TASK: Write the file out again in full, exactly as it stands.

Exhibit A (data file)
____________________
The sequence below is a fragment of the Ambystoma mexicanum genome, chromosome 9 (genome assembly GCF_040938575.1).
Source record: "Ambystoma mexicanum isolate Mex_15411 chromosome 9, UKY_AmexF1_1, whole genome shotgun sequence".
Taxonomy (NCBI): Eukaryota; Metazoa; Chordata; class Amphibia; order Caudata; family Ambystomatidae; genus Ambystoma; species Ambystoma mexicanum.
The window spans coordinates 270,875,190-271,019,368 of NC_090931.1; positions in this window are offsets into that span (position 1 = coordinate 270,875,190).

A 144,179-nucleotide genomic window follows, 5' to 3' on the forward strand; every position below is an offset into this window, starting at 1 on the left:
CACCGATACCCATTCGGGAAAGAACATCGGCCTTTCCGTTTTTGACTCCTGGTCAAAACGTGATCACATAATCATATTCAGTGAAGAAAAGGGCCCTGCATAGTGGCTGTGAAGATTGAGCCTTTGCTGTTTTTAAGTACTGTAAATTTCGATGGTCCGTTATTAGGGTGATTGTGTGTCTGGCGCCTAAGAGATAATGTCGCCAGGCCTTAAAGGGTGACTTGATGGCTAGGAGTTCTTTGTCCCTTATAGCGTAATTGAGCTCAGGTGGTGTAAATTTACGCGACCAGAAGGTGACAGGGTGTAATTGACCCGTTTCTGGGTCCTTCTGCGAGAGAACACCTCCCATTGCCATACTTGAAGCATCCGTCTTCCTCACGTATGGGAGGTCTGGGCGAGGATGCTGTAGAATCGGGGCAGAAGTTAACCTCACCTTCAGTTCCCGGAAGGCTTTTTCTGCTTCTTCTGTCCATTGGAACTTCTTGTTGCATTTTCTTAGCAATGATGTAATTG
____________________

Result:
The sequence below is a fragment of the Ambystoma mexicanum genome, chromosome 9 (genome assembly GCF_040938575.1).
Source record: "Ambystoma mexicanum isolate Mex_15411 chromosome 9, UKY_AmexF1_1, whole genome shotgun sequence".
Taxonomy (NCBI): Eukaryota; Metazoa; Chordata; class Amphibia; order Caudata; family Ambystomatidae; genus Ambystoma; species Ambystoma mexicanum.
The window spans coordinates 270,875,190-271,019,368 of NC_090931.1; positions in this window are offsets into that span (position 1 = coordinate 270,875,190).

A 144,179-nucleotide genomic window follows, 5' to 3' on the forward strand; every position below is an offset into this window, starting at 1 on the left:
CACCGATACCCATTCGGGAAAGAACATCGGCCTTTCCGTTTTTGACTCCTGGTCAAAACGTGATCACATAATCATATTCAGTGAAGAAAAGGGCCCTGCATAGTGGCTGTGAAGATTGAGCCTTTGCTGTTTTTAAGTACTGTAAATTTCGATGGTCCGTTATTAGGGTGATTGTGTGTCTGGCGCCTAAGAGATAATGTCGCCAGGCCTTAAAGGGTGACTTGATGGCTAGGAGTTCTTTGTCCCTTATAGCGTAATTGAGCTCAGGTGGTGTAAATTTACGCGACCAGAAGGTGACAGGGTGTAATTGACCCGTTTCTGGGTCCTTCTGCGAGAGAACACCTCCCATTGCCATACTTGAAGCATCCGTCTTCCTCACGTATGGGAGGTCTGGGCGAGGATGCTGTAGAATCGGGGCAGAAGTTAACCTCACCTTCAGTTCCCGGAAGGCTTTTTCTGCTTCTTCTGTCCATTGGAACTTCTTGTTGCATTTTCTTAGCAATGATGTAATTG